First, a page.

Certain types of geeks could spend hours describing the taxonomy of the extraordinary variety of music that has been created since the beginning of civilization. Then again, omnivorous music lovers sometimes joke that there are only two kinds of music: good music and bad music.
My last essay discussed how the term “classical music” describes such a huge assortment of music that perhaps we need a new terminology to talk about it. After giving it some more thought, I wonder if we need only one word: Music.
It seems like the more you explore the distinctions between so-called “popular music” and “art music” (or classical music), the more those distinctions break down. For example, take a look at this clip in which a young classical pianist collaborates with a hip-hop beatboxer:
Or this one, brought to my attention by Twitter follower @AkselToll, which features a break dancer poppin’ and lockin’ to a similar keyboard piece by Couperin:
Baroque music, like the two keyboard pieces above lend themselves perfectly to the addition of a modern dance beat. You’ll find that the line also blurs between Rock music and music from the Romantic Period. Give a listen to these tracks:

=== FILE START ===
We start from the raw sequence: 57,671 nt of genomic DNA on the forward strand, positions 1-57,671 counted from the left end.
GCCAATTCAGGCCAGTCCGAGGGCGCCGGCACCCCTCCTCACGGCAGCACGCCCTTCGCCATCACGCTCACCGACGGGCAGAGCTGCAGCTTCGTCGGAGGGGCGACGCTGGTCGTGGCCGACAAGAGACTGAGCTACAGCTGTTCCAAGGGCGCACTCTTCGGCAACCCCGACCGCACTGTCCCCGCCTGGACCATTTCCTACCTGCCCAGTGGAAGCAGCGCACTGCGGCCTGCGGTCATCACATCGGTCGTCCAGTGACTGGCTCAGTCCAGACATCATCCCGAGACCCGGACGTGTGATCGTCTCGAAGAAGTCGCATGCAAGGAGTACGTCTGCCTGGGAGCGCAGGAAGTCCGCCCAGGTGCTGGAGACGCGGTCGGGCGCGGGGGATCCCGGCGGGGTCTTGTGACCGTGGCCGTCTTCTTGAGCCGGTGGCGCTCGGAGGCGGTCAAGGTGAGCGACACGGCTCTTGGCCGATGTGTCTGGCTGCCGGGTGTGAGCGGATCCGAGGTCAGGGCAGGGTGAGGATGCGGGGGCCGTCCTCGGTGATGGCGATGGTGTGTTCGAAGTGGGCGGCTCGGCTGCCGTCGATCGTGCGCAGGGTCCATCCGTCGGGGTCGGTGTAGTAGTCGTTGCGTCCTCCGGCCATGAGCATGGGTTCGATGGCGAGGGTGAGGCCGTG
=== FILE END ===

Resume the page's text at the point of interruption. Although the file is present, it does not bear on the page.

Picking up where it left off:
One is the opening movement from Maurice Ravel’s String Quartet in F Maj. The other is my favorite track from Radiohead’s groundbreaking 1996 album Ok Computer, as interpreted by the Vitamin String Quartet.
When it comes down to it, all any music is is just the careful arrangement of melodies, chords, and rhythms. They can come together to form something elegant, powerful, mournful, or just skin-crawlingly awful.
Maybe blurring the line between classical and pop forms is also the way to grow the audience for classical music. It would have to be done carefully though, because the danger is that you end up with more of that skin-crawlingly awful crap that I linked above. For instance, what if the Vitamin String Quartet were to give a concert in which they played both the Ravel and the Radiohead? What if an orchestra backing up a pop singer, got their own interlude in which they could perform a Tchaikovsky symphony? Would audiences go for that?
Music is music. Wouldn’t it be grand if all music lived together in one big happy family? Or would it be more like a dysfunctional family?